The problem Karen McVeigh cites is, therefore, clearly exaggerated. Even though Europe managed to get the law in place for the first day of this year, the much more efficient decision-making of a liberated, unbureaucratic Britain will only need several more months, years or, who knows, decades. After all, research is complicated and expensive, especially when you’re on your own and have to rely on your limited resources.
What the UK government wants us to understand is that the commitment is there. That should be enough. It will remain there with the same firm intention to carry it out until the date that the policy can be put into effect, whenever that may be, if, of course, no other unexpected event prevents that from occurring. In which case it will be reconsidered, more research will be conducted and subsequently a new commitment for future action will be announced.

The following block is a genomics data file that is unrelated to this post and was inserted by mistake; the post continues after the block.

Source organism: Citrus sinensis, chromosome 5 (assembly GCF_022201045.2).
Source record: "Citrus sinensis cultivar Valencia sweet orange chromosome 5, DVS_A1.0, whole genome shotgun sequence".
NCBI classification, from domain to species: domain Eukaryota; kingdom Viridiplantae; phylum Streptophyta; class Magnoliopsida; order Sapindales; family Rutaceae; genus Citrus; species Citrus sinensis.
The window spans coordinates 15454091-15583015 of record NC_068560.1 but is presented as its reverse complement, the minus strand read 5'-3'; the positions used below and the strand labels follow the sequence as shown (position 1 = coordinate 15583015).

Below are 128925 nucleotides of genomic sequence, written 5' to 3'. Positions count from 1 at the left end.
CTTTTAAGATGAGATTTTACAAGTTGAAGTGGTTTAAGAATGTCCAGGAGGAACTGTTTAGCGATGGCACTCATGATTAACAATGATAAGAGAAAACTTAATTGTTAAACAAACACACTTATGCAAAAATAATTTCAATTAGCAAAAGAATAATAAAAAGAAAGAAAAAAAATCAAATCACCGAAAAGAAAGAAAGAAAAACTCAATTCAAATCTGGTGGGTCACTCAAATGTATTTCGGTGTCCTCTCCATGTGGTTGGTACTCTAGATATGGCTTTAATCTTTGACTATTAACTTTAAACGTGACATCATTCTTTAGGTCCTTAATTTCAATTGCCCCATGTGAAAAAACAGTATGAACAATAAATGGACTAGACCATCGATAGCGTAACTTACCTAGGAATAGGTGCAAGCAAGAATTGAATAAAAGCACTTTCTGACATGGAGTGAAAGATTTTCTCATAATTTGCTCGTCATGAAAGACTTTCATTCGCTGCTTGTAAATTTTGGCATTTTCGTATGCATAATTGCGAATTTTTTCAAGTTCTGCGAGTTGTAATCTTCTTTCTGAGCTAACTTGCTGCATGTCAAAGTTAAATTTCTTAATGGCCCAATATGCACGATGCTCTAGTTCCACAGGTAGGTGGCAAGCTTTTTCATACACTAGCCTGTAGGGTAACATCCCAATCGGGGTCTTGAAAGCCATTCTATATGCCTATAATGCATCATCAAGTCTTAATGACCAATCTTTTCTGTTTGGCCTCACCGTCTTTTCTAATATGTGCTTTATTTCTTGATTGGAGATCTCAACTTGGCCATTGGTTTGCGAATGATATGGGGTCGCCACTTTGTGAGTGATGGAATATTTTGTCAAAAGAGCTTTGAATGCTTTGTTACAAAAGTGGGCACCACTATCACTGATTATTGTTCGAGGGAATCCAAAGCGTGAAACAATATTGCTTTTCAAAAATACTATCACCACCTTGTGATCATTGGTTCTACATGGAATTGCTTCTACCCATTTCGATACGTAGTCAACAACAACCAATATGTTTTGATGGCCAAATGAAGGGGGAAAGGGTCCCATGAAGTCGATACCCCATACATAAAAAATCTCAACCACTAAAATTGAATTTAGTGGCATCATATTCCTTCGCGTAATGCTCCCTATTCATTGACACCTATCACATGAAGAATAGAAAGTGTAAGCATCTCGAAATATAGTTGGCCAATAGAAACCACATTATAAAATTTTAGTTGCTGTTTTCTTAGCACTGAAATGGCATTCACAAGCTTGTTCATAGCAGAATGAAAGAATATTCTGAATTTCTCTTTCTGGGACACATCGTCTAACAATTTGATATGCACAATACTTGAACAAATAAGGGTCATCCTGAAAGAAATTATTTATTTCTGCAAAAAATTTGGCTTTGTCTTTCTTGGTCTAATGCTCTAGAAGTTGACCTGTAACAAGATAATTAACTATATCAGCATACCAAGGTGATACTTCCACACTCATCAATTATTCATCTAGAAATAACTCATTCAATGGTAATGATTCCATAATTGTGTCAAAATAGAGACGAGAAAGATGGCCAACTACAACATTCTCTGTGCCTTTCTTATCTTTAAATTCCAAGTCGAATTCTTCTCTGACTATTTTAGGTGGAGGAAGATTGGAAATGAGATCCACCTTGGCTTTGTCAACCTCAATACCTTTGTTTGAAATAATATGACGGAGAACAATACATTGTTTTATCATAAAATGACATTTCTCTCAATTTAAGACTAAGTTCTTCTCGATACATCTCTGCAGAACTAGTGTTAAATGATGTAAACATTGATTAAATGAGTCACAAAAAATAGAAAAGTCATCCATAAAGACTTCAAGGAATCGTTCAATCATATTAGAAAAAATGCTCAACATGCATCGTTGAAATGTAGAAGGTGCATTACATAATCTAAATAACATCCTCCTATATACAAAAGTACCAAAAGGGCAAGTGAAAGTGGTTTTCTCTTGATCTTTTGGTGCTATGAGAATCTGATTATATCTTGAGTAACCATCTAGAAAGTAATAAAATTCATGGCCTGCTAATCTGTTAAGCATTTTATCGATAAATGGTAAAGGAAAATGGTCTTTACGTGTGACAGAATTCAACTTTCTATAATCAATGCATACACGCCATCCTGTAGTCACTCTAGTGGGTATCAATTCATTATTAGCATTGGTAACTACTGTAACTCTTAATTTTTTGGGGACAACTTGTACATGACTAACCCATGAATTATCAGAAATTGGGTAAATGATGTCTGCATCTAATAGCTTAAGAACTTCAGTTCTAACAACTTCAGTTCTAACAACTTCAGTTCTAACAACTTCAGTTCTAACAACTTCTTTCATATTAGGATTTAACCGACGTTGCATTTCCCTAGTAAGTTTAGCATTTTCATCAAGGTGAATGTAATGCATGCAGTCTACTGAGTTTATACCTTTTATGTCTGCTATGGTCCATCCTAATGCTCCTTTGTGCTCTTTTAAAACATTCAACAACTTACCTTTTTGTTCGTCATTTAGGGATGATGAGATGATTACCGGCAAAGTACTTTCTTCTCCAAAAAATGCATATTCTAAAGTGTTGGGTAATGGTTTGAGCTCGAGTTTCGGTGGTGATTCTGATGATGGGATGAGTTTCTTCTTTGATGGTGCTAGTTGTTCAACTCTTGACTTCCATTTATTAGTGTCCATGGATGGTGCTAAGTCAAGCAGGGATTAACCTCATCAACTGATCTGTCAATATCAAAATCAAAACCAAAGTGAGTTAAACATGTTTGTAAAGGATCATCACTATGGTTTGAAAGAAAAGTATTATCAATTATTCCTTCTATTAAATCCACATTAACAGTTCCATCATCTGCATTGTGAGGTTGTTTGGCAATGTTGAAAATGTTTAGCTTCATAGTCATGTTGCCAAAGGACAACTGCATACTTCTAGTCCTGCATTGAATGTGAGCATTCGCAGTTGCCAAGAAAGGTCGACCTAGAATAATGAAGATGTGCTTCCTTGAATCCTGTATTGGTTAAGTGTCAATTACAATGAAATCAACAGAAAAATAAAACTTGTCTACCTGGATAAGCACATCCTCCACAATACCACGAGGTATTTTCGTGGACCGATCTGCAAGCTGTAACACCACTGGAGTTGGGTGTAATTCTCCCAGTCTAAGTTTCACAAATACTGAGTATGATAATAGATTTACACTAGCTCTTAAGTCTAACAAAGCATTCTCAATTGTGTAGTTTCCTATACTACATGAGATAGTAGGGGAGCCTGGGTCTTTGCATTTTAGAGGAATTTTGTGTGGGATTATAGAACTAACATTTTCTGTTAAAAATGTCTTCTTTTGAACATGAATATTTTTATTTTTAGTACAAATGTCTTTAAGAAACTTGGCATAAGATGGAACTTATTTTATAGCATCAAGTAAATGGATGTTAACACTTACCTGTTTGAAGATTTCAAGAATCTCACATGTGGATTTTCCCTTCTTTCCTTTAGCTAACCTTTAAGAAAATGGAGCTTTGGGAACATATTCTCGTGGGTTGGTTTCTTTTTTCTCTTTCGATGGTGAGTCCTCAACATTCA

*[In the age of Oscar Wilde and Mark Twain, another American wit, the journalist Ambrose Bierce, produced a series of satirical definitions of commonly used terms, throwing light on their hidden meanings in real discourse. Bierce eventually collected and published them as a book, The Devil’s Dictionary, in 1911. We have shamelessly appropriated his title in the interest of continuing his wholesome pedagogical effort to enlighten generations of readers of the news. Read more of The Daily Devil’s Dictionary on Fair Observer.]
The views expressed in this article are the author’s own and do not necessarily reflect Fair Observer’s editorial policy.